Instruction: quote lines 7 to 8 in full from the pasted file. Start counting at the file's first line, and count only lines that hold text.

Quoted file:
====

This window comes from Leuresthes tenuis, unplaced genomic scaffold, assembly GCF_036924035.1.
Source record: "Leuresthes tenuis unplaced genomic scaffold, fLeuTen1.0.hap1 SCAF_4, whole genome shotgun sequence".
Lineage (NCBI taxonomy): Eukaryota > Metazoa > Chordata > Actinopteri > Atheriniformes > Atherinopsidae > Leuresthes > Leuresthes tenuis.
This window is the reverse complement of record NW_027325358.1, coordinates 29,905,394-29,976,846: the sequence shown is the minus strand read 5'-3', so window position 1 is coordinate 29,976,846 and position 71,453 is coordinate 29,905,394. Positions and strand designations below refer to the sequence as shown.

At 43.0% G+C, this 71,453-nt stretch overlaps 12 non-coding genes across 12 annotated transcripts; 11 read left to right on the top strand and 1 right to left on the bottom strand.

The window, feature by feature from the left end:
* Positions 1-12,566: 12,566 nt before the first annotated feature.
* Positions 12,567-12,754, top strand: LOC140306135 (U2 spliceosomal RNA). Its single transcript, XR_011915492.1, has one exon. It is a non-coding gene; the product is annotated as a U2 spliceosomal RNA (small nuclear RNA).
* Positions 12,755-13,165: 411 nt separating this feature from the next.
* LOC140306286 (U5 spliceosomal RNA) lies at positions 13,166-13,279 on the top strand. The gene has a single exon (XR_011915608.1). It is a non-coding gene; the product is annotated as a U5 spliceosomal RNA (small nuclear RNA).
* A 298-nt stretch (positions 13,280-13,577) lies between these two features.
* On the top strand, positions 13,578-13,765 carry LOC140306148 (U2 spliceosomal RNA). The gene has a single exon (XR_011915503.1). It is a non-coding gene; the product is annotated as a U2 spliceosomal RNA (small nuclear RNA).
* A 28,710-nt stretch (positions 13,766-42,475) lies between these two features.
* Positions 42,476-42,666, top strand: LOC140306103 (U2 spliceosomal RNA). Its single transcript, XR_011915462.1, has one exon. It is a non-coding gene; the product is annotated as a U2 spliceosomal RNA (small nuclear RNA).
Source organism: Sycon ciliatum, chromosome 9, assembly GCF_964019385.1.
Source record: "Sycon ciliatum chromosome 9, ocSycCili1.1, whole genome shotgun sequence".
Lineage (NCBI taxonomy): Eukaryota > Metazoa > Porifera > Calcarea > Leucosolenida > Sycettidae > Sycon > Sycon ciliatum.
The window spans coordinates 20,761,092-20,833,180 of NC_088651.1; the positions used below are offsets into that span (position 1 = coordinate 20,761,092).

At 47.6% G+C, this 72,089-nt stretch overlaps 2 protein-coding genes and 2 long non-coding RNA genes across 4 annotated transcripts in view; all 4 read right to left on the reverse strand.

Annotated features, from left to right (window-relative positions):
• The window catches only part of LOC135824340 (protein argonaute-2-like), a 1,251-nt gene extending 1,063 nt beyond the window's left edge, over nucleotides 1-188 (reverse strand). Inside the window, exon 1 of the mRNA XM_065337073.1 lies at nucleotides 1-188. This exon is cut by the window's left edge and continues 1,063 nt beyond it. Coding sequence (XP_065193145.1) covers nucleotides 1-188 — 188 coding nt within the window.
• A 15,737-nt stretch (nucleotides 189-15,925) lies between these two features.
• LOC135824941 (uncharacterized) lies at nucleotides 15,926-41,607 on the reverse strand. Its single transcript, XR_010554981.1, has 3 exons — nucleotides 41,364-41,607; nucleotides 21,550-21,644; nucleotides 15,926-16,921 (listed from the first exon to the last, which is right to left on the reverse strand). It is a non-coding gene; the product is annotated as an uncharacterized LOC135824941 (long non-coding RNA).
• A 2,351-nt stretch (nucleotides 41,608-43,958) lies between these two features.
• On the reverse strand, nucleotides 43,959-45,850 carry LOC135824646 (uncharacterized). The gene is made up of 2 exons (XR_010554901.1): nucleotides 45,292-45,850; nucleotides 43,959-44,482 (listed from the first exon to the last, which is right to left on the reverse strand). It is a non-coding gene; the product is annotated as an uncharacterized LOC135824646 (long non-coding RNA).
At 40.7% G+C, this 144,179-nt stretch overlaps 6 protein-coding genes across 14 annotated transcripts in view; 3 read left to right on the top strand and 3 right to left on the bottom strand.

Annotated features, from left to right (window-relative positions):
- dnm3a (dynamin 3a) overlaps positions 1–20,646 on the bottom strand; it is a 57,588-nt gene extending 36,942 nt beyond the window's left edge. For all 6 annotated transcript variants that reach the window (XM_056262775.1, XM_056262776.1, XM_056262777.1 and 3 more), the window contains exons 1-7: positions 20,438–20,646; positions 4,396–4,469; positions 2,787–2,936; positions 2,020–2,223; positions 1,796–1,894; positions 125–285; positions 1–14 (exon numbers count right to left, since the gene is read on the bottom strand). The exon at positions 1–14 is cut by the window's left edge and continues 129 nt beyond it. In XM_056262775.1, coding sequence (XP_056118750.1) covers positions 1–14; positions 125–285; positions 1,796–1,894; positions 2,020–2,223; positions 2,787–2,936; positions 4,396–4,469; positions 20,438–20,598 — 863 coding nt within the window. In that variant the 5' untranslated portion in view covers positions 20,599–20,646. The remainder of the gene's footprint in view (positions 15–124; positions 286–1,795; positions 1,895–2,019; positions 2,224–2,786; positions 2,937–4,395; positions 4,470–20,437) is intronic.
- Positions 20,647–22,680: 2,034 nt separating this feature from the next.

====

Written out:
* Positions 1-12,566: 12,566 nt before the first annotated feature.
* Positions 12,567-12,754, top strand: LOC140306135 (U2 spliceosomal RNA). Its single transcript, XR_011915492.1, has one exon. It is a non-coding gene; the product is annotated as a U2 spliceosomal RNA (small nuclear RNA).